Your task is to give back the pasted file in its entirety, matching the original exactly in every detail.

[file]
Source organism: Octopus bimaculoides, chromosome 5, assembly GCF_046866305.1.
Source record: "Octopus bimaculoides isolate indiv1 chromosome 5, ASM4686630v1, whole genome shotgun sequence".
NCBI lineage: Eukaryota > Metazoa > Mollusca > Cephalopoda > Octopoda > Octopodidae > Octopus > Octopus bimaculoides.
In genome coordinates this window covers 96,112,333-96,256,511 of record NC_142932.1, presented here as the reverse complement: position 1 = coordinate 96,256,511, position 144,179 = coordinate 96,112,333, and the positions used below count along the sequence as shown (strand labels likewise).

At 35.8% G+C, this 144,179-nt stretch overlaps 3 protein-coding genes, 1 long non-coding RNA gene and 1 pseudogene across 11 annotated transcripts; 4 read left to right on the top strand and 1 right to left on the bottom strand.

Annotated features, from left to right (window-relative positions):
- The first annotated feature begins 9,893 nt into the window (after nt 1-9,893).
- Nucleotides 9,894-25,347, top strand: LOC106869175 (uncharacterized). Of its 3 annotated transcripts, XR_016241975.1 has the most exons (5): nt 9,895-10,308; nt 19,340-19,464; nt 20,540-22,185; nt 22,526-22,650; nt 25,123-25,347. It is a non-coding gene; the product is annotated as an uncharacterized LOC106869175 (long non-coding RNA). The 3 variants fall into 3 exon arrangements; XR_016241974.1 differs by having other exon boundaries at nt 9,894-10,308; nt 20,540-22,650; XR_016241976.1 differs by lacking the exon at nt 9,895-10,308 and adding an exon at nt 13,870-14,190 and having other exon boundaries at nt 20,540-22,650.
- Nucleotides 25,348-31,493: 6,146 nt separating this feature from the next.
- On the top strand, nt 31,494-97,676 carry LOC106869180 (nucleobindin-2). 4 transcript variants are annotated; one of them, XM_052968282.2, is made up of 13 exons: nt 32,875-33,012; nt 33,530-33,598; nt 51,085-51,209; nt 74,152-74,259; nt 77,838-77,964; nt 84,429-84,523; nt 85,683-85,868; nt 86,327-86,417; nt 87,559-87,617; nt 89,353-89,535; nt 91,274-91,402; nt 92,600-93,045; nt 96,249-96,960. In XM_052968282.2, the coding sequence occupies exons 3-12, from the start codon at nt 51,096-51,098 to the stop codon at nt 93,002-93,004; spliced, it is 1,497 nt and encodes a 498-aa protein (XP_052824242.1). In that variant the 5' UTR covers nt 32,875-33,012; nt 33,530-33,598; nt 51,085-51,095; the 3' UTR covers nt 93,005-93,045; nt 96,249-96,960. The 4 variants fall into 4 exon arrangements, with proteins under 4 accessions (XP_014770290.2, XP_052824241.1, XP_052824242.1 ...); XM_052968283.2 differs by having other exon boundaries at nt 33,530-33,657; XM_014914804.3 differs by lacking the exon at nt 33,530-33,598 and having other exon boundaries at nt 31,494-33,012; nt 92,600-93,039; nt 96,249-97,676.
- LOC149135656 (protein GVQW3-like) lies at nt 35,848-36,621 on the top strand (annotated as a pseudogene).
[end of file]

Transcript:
Source organism: Octopus bimaculoides, chromosome 5, assembly GCF_046866305.1.
Source record: "Octopus bimaculoides isolate indiv1 chromosome 5, ASM4686630v1, whole genome shotgun sequence".
NCBI lineage: Eukaryota > Metazoa > Mollusca > Cephalopoda > Octopoda > Octopodidae > Octopus > Octopus bimaculoides.
In genome coordinates this window covers 96,112,333-96,256,511 of record NC_142932.1, presented here as the reverse complement: position 1 = coordinate 96,256,511, position 144,179 = coordinate 96,112,333, and the positions used below count along the sequence as shown (strand labels likewise).

At 35.8% G+C, this 144,179-nt stretch overlaps 3 protein-coding genes, 1 long non-coding RNA gene and 1 pseudogene across 11 annotated transcripts; 4 read left to right on the top strand and 1 right to left on the bottom strand.

Annotated features, from left to right (window-relative positions):
- The first annotated feature begins 9,893 nt into the window (after nt 1-9,893).
- Nucleotides 9,894-25,347, top strand: LOC106869175 (uncharacterized). Of its 3 annotated transcripts, XR_016241975.1 has the most exons (5): nt 9,895-10,308; nt 19,340-19,464; nt 20,540-22,185; nt 22,526-22,650; nt 25,123-25,347. It is a non-coding gene; the product is annotated as an uncharacterized LOC106869175 (long non-coding RNA). The 3 variants fall into 3 exon arrangements; XR_016241974.1 differs by having other exon boundaries at nt 9,894-10,308; nt 20,540-22,650; XR_016241976.1 differs by lacking the exon at nt 9,895-10,308 and adding an exon at nt 13,870-14,190 and having other exon boundaries at nt 20,540-22,650.
- Nucleotides 25,348-31,493: 6,146 nt separating this feature from the next.
- On the top strand, nt 31,494-97,676 carry LOC106869180 (nucleobindin-2). 4 transcript variants are annotated; one of them, XM_052968282.2, is made up of 13 exons: nt 32,875-33,012; nt 33,530-33,598; nt 51,085-51,209; nt 74,152-74,259; nt 77,838-77,964; nt 84,429-84,523; nt 85,683-85,868; nt 86,327-86,417; nt 87,559-87,617; nt 89,353-89,535; nt 91,274-91,402; nt 92,600-93,045; nt 96,249-96,960. In XM_052968282.2, the coding sequence occupies exons 3-12, from the start codon at nt 51,096-51,098 to the stop codon at nt 93,002-93,004; spliced, it is 1,497 nt and encodes a 498-aa protein (XP_052824242.1). In that variant the 5' UTR covers nt 32,875-33,012; nt 33,530-33,598; nt 51,085-51,095; the 3' UTR covers nt 93,005-93,045; nt 96,249-96,960. The 4 variants fall into 4 exon arrangements, with proteins under 4 accessions (XP_014770290.2, XP_052824241.1, XP_052824242.1 ...); XM_052968283.2 differs by having other exon boundaries at nt 33,530-33,657; XM_014914804.3 differs by lacking the exon at nt 33,530-33,598 and having other exon boundaries at nt 31,494-33,012; nt 92,600-93,039; nt 96,249-97,676.
- LOC149135656 (protein GVQW3-like) lies at nt 35,848-36,621 on the top strand (annotated as a pseudogene).